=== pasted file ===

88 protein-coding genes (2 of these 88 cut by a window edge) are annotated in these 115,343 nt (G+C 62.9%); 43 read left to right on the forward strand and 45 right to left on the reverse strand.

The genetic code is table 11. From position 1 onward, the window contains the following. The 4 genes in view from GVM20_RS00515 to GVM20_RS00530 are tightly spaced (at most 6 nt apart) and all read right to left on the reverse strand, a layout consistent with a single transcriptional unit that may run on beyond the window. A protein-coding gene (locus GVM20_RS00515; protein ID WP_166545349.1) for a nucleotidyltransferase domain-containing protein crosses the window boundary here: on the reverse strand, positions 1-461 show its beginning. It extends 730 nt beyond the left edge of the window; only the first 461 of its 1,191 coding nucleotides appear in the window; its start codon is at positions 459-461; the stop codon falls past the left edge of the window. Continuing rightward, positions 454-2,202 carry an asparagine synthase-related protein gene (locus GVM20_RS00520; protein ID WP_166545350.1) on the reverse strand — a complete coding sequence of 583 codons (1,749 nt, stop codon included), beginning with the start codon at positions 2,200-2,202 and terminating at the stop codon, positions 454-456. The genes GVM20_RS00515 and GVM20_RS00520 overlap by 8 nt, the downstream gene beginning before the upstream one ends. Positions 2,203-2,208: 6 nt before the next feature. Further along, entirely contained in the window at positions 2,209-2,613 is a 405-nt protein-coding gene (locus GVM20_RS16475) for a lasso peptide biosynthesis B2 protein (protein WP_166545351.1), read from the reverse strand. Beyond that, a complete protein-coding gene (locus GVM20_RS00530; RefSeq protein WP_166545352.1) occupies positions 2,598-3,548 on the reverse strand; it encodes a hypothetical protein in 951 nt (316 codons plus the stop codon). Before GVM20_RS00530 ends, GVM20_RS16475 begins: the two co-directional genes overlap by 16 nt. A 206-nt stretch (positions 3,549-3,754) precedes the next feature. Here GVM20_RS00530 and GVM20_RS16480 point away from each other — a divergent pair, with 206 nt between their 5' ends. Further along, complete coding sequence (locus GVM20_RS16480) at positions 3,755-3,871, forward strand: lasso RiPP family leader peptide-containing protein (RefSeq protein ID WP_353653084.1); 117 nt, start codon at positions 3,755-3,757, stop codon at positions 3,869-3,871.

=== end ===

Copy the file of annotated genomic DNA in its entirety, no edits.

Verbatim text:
88 protein-coding genes (2 of these 88 cut by a window edge) are annotated in these 115,343 nt (G+C 62.9%); 43 read left to right on the forward strand and 45 right to left on the reverse strand.

The genetic code is table 11. From position 1 onward, the window contains the following. The 4 genes in view from GVM20_RS00515 to GVM20_RS00530 are tightly spaced (at most 6 nt apart) and all read right to left on the reverse strand, a layout consistent with a single transcriptional unit that may run on beyond the window. A protein-coding gene (locus GVM20_RS00515; protein ID WP_166545349.1) for a nucleotidyltransferase domain-containing protein crosses the window boundary here: on the reverse strand, positions 1-461 show its beginning. It extends 730 nt beyond the left edge of the window; only the first 461 of its 1,191 coding nucleotides appear in the window; its start codon is at positions 459-461; the stop codon falls past the left edge of the window. Continuing rightward, positions 454-2,202 carry an asparagine synthase-related protein gene (locus GVM20_RS00520; protein ID WP_166545350.1) on the reverse strand — a complete coding sequence of 583 codons (1,749 nt, stop codon included), beginning with the start codon at positions 2,200-2,202 and terminating at the stop codon, positions 454-456. The genes GVM20_RS00515 and GVM20_RS00520 overlap by 8 nt, the downstream gene beginning before the upstream one ends. Positions 2,203-2,208: 6 nt before the next feature. Further along, entirely contained in the window at positions 2,209-2,613 is a 405-nt protein-coding gene (locus GVM20_RS16475) for a lasso peptide biosynthesis B2 protein (protein WP_166545351.1), read from the reverse strand. Beyond that, a complete protein-coding gene (locus GVM20_RS00530; RefSeq protein WP_166545352.1) occupies positions 2,598-3,548 on the reverse strand; it encodes a hypothetical protein in 951 nt (316 codons plus the stop codon). Before GVM20_RS00530 ends, GVM20_RS16475 begins: the two co-directional genes overlap by 16 nt. A 206-nt stretch (positions 3,549-3,754) precedes the next feature. Here GVM20_RS00530 and GVM20_RS16480 point away from each other — a divergent pair, with 206 nt between their 5' ends. Further along, complete coding sequence (locus GVM20_RS16480) at positions 3,755-3,871, forward strand: lasso RiPP family leader peptide-containing protein (RefSeq protein ID WP_353653084.1); 117 nt, start codon at positions 3,755-3,757, stop codon at positions 3,869-3,871.